For someone addicted to buying stuff as a source of satisfaction going cold turkey on the buying habit, like I did, is not recommended. Indeed, you either need a strong will or a great support network.
Instead I think a solution which works brilliantly as a first step is to buy all your things used(*).
(*) I have the following exceptions: Underwear, socks, footwear, safety equipment and things which I have not managed to acquire in a used condition after several months of trying (usually rare books and tools).
Buying used has the following consequences
- It sets up a consumption barrier. Since the used market is not nearly as efficient as the new market this often means spending time which again means more time for deliberation.
- Used goods are cheaper. Often they are just as good. Sometimes they are better because the kinks have been worked out.
- Buying used typically means buying someone else’s unused things. This takes unused items out of “noncirculation” and reduces the total impact of consumerism. Those who are in the business of producing junk that wears out or must be replaced due to changes in fashion hate this. The environment and your grandchildren (or your friend’s grandchildren) love this even though they are too young to know it yet. Also companies that make solid things appreciate it. You can recognize them when they offer maintenance, parts, or still service 20-30 years old things.
- Now you may say that buying used puts more money back in the hands of consumers. However, it typically puts less money back than they paid in the first place which cuts down the total level of destruction. The difference in price is conversely what builds up your savings or investment account.
- It puts you in the loop. Once you start selling you begin to think of ownership more efficiently. Money is just a deposit you pay to temporarily own stuff you actually use. The “rent” is then the difference between what you paid minus what you sold it for. Sometimes you can even make a profit. Unlike a consumer who pays full price and discards his stuff at zero price, your effective price will be much lower. For example, we just sold a lawn mower for $20 which we paid $25 for three years ago. I could probably have gotten $25, but I didn’t feel like negotiating.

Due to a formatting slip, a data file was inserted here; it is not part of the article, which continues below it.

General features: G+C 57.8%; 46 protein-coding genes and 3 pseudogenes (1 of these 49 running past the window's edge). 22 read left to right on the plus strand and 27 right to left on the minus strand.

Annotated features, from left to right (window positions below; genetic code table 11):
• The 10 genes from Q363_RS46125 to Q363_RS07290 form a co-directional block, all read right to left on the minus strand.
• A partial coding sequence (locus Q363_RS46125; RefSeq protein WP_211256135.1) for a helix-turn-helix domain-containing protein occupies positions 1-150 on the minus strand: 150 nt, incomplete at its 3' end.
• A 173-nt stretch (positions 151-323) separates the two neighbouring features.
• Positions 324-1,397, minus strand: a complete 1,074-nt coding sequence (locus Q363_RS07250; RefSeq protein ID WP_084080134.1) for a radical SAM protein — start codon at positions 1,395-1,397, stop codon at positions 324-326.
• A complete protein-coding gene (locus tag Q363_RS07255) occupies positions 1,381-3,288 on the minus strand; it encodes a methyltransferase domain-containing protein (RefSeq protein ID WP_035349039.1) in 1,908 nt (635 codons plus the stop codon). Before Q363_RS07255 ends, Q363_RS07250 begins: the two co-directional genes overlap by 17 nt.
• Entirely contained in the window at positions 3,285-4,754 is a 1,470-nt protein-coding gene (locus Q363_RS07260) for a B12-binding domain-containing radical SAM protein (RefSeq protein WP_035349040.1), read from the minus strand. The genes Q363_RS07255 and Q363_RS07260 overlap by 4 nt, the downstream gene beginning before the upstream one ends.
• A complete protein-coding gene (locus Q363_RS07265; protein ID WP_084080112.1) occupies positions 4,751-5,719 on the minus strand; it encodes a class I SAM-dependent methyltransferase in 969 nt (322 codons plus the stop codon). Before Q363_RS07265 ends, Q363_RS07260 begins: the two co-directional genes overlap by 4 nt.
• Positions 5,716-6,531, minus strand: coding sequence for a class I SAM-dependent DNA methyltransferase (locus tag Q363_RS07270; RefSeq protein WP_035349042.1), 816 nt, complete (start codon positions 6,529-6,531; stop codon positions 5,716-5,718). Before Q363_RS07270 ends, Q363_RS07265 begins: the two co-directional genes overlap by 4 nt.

This approach works optimally when you go all out and when you detach yourself from the ideas of buying new and from holding on to all your stuff “just in case you’re going to need it someday”. I always think of my stuff as everything being for sale. This means that I continuously think about what things are worth to me. It also means that I usually don’t pay too much to get things in the first place.
Of course you don’t need to go all out. You can start slowly. Next time you need something look on craigslist, ebay, and the used section on amazon (or similar sites — those are just the ones I use) first. Keep in mind that while you may not find a “bid” this week it may be there next week. I usually observe the market for a while until I get an understanding of the price.
My most recent craigslist buy was two 2 ton jack stands and a 3 ton floor jack for $45. I can likely sell those again for what I paid for them.
Maybe you’ll find you just like the thrill of the hunt and the fact that there’s more of a story how you “won” on eBay than how you drove down to the mall and paid $99.95 for a new lawn mower.
Originally posted 2010-05-08 10:29:15.